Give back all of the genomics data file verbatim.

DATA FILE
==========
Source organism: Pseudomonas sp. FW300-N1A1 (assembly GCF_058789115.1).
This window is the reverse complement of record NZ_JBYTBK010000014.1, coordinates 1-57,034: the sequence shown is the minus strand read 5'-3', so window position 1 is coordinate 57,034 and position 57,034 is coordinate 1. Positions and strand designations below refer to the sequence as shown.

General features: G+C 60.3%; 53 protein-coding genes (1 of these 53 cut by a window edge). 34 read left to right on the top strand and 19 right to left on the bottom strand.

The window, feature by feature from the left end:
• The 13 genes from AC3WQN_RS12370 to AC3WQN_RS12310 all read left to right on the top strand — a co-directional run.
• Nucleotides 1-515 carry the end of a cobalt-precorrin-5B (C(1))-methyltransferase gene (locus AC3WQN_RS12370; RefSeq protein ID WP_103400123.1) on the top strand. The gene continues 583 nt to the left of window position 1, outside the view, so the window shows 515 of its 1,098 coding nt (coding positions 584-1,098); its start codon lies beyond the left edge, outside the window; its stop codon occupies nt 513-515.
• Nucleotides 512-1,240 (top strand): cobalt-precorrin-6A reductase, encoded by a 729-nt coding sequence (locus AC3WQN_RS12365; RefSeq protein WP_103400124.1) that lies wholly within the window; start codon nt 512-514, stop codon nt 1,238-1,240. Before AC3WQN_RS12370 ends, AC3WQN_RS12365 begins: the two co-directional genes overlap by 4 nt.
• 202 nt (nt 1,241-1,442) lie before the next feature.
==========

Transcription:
Source organism: Pseudomonas sp. FW300-N1A1 (assembly GCF_058789115.1).
This window is the reverse complement of record NZ_JBYTBK010000014.1, coordinates 1-57,034: the sequence shown is the minus strand read 5'-3', so window position 1 is coordinate 57,034 and position 57,034 is coordinate 1. Positions and strand designations below refer to the sequence as shown.

General features: G+C 60.3%; 53 protein-coding genes (1 of these 53 cut by a window edge). 34 read left to right on the top strand and 19 right to left on the bottom strand.

The window, feature by feature from the left end:
• The 13 genes from AC3WQN_RS12370 to AC3WQN_RS12310 all read left to right on the top strand — a co-directional run.
• Nucleotides 1-515 carry the end of a cobalt-precorrin-5B (C(1))-methyltransferase gene (locus AC3WQN_RS12370; RefSeq protein ID WP_103400123.1) on the top strand. The gene continues 583 nt to the left of window position 1, outside the view, so the window shows 515 of its 1,098 coding nt (coding positions 584-1,098); its start codon lies beyond the left edge, outside the window; its stop codon occupies nt 513-515.
• Nucleotides 512-1,240 (top strand): cobalt-precorrin-6A reductase, encoded by a 729-nt coding sequence (locus AC3WQN_RS12365; RefSeq protein WP_103400124.1) that lies wholly within the window; start codon nt 512-514, stop codon nt 1,238-1,240. Before AC3WQN_RS12370 ends, AC3WQN_RS12365 begins: the two co-directional genes overlap by 4 nt.
• 202 nt (nt 1,241-1,442) lie before the next feature.